• Sterility checks,
  • Measurement of pH
  • Measurements of fill (volume, depth, etc.)
  • Performance checks

Test the Mueller Hinton agar with the below-mentioned strains of organisms at least weekly in order to verify that the media and disks are working as expected. Check the zone of inhibition and compared it with CLSI defined ranges. The susceptibility results must fall within CLSI-defined ranges.

QC strain(s) for performance test of Mueller Hinton Agar

  • Escherichia coli ATCC 25922
  • Staphylococcus aureus ATCC 25923
  • Pseudomonas aeruginosa ATCC 27853
  • Enterococcus faecalis ATCC 29212
  • Streptococcus pneumoniae ATCC 49619 (for Mueller-Hinton agar with 5% sheep blood)

Why Mueller-Hinton agar for AST?

Antimicrobial Susceptibility testing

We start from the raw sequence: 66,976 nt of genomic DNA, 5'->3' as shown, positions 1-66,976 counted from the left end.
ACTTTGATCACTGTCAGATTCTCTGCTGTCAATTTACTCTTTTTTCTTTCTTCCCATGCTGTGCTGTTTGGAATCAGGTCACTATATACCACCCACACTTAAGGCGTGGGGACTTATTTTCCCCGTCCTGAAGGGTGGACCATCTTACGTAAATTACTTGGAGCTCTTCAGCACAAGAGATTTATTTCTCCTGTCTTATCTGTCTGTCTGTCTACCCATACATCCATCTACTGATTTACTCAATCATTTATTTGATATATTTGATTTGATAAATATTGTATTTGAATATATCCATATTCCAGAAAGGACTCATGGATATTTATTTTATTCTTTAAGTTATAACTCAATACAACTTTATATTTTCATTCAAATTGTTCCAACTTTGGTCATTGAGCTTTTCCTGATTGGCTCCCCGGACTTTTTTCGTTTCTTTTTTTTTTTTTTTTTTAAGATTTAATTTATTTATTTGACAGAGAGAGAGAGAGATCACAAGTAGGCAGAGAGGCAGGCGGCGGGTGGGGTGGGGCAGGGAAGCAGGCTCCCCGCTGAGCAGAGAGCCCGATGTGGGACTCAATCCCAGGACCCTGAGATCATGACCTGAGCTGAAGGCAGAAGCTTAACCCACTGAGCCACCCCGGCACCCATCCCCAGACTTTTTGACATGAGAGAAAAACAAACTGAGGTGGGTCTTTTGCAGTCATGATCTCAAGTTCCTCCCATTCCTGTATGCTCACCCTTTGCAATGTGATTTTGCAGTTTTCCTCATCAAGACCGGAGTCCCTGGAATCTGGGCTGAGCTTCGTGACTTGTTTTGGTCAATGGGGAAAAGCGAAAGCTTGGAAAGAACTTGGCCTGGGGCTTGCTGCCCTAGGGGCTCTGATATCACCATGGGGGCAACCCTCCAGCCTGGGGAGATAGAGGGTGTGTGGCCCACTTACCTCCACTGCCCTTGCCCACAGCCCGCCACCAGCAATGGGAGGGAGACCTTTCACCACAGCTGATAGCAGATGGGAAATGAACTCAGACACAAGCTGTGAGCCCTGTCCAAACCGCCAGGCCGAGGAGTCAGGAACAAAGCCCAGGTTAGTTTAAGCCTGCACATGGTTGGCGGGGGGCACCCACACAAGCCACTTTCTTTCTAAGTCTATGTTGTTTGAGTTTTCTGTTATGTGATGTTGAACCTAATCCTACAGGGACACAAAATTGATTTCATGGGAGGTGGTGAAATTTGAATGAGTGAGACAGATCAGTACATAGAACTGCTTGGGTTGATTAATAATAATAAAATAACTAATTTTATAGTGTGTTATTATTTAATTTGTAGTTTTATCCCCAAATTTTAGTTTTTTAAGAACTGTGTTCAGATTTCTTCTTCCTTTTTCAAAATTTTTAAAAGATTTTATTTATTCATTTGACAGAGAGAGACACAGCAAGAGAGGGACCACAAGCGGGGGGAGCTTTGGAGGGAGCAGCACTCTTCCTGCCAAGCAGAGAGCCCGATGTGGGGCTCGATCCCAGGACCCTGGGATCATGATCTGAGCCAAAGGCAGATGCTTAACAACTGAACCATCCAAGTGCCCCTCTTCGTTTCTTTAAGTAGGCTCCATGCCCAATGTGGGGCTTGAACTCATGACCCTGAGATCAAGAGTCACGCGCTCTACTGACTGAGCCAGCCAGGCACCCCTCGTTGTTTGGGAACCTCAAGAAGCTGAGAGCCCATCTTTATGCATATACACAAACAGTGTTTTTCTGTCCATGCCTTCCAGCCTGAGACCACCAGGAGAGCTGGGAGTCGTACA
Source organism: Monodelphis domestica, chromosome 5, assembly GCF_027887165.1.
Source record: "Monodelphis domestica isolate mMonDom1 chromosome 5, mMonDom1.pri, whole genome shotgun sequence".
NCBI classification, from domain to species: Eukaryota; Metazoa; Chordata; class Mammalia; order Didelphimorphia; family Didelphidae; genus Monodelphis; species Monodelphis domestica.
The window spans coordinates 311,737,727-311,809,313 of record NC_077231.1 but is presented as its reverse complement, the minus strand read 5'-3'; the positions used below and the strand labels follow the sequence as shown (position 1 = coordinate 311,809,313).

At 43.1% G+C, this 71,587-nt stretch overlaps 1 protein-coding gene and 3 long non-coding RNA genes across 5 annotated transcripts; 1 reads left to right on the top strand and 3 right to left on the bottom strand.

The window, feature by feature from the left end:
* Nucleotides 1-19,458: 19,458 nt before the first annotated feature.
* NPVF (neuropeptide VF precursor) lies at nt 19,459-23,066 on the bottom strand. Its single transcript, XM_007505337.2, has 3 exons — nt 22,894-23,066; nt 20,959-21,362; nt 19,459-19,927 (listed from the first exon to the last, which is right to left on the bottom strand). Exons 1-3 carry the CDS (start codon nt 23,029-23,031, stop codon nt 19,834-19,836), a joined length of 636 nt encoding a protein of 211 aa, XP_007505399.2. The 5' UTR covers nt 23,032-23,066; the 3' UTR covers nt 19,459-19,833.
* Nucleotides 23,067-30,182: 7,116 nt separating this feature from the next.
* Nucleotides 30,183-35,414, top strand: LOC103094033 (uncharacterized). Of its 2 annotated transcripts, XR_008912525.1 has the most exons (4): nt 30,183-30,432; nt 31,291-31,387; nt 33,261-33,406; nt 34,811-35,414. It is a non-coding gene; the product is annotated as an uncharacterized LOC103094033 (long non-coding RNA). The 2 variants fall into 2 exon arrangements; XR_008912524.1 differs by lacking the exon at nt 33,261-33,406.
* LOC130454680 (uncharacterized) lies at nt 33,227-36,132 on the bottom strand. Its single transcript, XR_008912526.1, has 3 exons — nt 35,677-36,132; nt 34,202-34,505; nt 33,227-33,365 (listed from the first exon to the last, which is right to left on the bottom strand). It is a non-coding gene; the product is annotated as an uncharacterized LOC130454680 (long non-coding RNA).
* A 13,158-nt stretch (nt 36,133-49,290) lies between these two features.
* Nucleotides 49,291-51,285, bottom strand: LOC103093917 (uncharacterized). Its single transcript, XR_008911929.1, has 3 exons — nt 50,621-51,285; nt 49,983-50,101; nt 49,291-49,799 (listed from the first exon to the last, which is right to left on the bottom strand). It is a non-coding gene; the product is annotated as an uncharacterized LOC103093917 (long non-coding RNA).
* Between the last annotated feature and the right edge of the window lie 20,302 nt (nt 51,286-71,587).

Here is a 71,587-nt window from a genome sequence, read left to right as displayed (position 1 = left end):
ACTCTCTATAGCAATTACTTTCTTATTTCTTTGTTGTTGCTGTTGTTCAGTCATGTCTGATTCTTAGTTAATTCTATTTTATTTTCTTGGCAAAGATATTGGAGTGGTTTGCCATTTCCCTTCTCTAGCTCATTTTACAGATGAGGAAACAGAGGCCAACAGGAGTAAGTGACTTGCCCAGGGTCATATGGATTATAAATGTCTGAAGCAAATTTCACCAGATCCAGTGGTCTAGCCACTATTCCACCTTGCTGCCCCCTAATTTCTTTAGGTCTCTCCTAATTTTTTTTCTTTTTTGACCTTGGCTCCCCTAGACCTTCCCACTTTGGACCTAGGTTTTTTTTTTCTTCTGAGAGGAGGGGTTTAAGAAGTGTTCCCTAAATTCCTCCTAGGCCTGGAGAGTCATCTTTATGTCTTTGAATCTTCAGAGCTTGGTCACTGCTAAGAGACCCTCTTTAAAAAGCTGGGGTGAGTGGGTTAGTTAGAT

Antimicrobial Susceptibility testing using disk diffusion

Mueller-Hinton agar is the best medium for routine antibiotic susceptibility testing (AST) because of the following reasons:

  1. It shows acceptable batch-to-batch reproducibility for susceptibility testing
  2. It supports satisfactory growth of most nonfastidious pathogens
  3. It is low in sulfonamide, trimethoprim, and tetracycline inhibitors (i.e. concentration of inhibitors thymidine and thymine is low in MHA)
  4. A large body of data and experience has been collected concerning susceptibility tests performed with this medium.

Modifications of Muller Hinton agar

  1. Mueller Hinton agar medium supplemented with 5% sheep blood is recommended for determining the antimicrobial susceptibility of
    1. Streptococcus pneumoniae
    2. Neisseria meningitidis